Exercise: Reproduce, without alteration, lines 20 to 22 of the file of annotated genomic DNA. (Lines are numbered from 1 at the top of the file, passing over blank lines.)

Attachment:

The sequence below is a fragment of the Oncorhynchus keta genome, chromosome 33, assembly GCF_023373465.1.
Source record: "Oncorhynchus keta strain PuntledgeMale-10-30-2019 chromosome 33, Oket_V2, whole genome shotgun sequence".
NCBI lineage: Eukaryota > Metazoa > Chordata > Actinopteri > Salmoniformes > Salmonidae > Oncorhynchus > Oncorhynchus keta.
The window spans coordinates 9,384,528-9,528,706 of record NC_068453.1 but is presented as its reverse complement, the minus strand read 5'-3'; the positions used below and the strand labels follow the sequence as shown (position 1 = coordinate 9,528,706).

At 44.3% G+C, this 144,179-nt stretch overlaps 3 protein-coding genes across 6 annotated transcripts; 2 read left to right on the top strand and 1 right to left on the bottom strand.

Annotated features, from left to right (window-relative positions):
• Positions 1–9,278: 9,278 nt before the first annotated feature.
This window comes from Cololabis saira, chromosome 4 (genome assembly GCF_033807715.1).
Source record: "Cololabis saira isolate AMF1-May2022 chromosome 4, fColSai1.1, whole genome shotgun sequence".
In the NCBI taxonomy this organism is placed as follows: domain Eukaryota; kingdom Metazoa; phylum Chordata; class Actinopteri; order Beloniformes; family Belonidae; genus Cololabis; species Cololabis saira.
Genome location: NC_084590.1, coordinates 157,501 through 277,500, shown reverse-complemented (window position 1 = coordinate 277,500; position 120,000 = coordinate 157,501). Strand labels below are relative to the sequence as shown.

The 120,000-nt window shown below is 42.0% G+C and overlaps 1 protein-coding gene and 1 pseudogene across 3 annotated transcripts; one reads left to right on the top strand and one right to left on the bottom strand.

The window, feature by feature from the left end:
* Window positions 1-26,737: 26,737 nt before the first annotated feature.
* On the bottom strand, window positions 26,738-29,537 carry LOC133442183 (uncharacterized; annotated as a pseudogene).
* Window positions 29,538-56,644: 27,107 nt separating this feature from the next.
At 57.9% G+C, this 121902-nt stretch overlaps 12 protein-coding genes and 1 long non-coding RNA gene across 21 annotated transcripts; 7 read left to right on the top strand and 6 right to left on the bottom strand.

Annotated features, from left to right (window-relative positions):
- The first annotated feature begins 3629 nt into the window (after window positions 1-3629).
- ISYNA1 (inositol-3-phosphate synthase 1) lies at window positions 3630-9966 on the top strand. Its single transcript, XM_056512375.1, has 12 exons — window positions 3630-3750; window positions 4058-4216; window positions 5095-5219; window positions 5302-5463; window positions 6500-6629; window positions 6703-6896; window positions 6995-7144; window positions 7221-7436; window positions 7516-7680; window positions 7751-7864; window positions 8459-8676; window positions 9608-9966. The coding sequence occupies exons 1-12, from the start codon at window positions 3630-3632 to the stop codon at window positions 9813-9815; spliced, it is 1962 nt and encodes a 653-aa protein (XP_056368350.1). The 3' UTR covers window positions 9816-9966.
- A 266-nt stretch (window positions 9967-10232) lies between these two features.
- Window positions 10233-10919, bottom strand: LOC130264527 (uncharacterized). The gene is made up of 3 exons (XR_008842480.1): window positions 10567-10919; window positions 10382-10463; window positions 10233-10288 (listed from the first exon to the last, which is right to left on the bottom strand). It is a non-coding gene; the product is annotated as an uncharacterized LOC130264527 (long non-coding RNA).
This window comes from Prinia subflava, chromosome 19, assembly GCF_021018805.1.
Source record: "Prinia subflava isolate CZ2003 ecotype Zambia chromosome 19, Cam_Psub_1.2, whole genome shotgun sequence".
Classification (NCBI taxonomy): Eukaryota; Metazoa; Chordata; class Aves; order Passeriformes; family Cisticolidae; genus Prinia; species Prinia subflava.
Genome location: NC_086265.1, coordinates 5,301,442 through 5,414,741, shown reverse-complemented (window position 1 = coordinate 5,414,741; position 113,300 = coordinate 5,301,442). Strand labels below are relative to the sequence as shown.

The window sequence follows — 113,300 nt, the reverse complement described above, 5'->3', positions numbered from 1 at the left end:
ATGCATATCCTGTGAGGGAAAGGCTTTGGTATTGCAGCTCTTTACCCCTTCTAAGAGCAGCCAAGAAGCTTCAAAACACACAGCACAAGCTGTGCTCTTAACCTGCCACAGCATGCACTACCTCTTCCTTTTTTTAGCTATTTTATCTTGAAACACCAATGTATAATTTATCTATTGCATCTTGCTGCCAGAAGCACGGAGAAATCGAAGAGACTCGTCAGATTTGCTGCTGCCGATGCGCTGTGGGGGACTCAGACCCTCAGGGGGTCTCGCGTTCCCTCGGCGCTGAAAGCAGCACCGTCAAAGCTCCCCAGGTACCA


- ISYNA1 (inositol-3-phosphate synthase 1) lies at window positions 3630-9966 on the top strand. Its single transcript, XM_056512375.1, has 12 exons — window positions 3630-3750; window positions 4058-4216; window positions 5095-5219; window positions 5302-5463; window positions 6500-6629; window positions 6703-6896; window positions 6995-7144; window positions 7221-7436; window positions 7516-7680; window positions 7751-7864; window positions 8459-8676; window positions 9608-9966. The coding sequence occupies exons 1-12, from the start codon at window positions 3630-3632 to the stop codon at window positions 9813-9815; spliced, it is 1962 nt and encodes a 653-aa protein (XP_056368350.1). The 3' UTR covers window positions 9816-9966.
- A 266-nt stretch (window positions 9967-10232) lies between these two features.
- Window positions 10233-10919, bottom strand: LOC130264527 (uncharacterized). The gene is made up of 3 exons (XR_008842480.1): window positions 10567-10919; window positions 10382-10463; window positions 10233-10288 (listed from the first exon to the last, which is right to left on the bottom strand). It is a non-coding gene; the product is annotated as an uncharacterized LOC130264527 (long non-coding RNA).